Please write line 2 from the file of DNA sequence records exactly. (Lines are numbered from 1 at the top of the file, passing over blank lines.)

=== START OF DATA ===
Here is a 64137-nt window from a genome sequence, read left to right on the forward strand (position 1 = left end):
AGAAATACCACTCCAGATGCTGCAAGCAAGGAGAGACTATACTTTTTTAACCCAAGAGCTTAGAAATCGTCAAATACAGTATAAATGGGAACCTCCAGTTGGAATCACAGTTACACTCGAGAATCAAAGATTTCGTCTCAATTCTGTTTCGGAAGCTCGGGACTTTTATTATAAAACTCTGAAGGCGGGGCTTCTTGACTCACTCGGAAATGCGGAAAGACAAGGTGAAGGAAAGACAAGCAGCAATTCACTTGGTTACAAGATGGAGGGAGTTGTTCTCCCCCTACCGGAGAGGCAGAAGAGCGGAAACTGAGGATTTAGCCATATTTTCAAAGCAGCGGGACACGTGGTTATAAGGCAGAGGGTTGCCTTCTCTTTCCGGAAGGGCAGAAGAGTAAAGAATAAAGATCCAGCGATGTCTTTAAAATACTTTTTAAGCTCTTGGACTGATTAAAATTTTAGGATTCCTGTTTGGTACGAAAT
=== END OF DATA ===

AGAAATACCACTCCAGATGCTGCAAGCAAGGAGAGACTATACTTTTTTAACCCAAGAGCTTAGAAATCGTCAAATACAGTATAAATGGGAACCTCCAGTTGGAATCACAGTTACACTCGAGAATCAAAGATTTCGTCTCAATTCTGTTTCGGAAGCTCGGGACTTTTATTATAAAACTCTGAAGGCGGGGCTTCTTGACTCACTCGGAAATGCGGAAAGACAAGGTGAAGGAAAGACAAGCAGCAATTCACTTGGTTACAAGATGGAGGGAGTTGTTCTCCCCCTACCGGAGAGGCAGAAGAGCGGAAACTGAGGATTTAGCCATATTTTCAAAGCAGCGGGACACGTGGTTATAAGGCAGAGGGTTGCCTTCTCTTTCCGGAAGGGCAGAAGAGTAAAGAATAAAGATCCAGCGATGTCTTTAAAATACTTTTTAAGCTCTTGGACTGATTAAAATTTTAGGATTCCTGTTTGGTACGAAAT